The respondent ran a dog business and an associated website, through which he sold videos of pit bulls fighting other dogs and attacking other animals. The respondent moved to dismiss the indictment claiming that the statute is facially invalid under the First Amendment. The District Court denied the motion and sentenced him to imprisonment after the jury convicted him. The Third Circuit, however, vacated the respondent’s conviction.
Government has no power to restrict expression because of its message, its ideas, its subject matter, or its content under the First Amendment.
Congress enacted a statute, which establishes criminal penalty for those who knowingly “creates, sells, or possesses a depiction of animal cruelty” if done “for commercial gain.” The statute defines animal cruelty in which a living animal is intentionally disabled, tortured or killed. The law exempts any depiction that has scientific, educational or artistic value. Congress passed this law to restrict “crush videos” that feature the intentional torture and killing of animals and depict obscene scenes vividly. The respondent was indicted because he was running a business that sold videos of dogs fighting and attacking other animals.
Does the statute that prohibit the commercial creation, sale, or possession of depictions of animal cruelty violate the freedom of speech guaranteed by the First Amendment?
Yes, the First Amendment prohibits government from restricting expression because of its message, ideas, subject matter, or content. The statute at issue explicitly regulates expression based on content as it restricts “visual and auditory depictions” such as videos, sounds, and pictures.
The statute does not apply to depictions of hunting because it only targets depictions of animal cruelty. The statute applies to two broad real-world categories of expression: crush videos and dog fighting videos. Thus, the statute has constitutionally permissible application and should be held valid. Even if the majority would disagree, hunting depictions should fall within the exception because they have serious scientific, educational or historical value, a view shared by Congress.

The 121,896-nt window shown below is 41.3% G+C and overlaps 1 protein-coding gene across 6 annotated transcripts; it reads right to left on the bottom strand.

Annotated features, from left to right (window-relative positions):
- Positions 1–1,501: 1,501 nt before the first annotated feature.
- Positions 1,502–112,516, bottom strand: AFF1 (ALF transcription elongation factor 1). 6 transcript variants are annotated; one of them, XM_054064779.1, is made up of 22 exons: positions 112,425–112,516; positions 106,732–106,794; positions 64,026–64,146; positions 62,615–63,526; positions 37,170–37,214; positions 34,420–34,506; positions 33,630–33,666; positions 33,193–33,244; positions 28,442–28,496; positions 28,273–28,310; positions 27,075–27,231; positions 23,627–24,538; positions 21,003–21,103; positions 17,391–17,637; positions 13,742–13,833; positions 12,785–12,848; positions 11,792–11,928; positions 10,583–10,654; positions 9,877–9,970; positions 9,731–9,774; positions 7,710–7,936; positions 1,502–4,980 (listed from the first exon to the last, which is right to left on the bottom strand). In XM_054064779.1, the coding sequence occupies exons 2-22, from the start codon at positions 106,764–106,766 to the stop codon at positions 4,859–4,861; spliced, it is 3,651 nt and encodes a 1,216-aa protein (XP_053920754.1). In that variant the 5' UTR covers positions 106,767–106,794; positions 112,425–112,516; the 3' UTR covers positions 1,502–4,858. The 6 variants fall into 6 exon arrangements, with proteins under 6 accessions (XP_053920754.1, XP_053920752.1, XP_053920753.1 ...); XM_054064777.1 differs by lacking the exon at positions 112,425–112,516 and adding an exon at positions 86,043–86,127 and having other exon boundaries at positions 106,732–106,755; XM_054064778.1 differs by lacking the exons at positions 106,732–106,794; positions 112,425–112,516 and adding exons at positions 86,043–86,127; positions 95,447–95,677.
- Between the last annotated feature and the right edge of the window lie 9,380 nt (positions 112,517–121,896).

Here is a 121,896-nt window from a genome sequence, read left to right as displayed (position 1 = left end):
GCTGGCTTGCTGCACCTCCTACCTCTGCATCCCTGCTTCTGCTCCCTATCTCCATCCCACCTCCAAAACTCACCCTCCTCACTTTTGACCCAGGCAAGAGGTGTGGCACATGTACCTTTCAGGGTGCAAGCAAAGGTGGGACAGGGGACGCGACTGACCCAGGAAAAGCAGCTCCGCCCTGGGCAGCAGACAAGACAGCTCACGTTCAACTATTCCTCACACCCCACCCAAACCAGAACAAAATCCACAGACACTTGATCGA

The Government’s argument that we should rely on a balancing test and measure the value of the speech against its societal costs is dangerous. The First Amendment’s guarantee of free speech does not extend only to categories of speech of which its value is greater than the costs. The First Amendment’s guarantee itself reflects the American people’s judgment that the benefits of restrictions on government outweighs its costs.
Moreover, the scope of the statute is too broad. The application of the statute to depictions of illegal conduct extends to conduct that is illegal in only a single jurisdiction. This would lead to a result where a depiction of lawful conduct in one State violates the statute if that depiction later finds its way into another State where the same conduct is unlawful. While there may be a broad societal consensus against cruelty to animals, there may be disagreement on what types of conduct are cruel among different States. Because the statute here is overly broad, it is invalid under the First Amendment.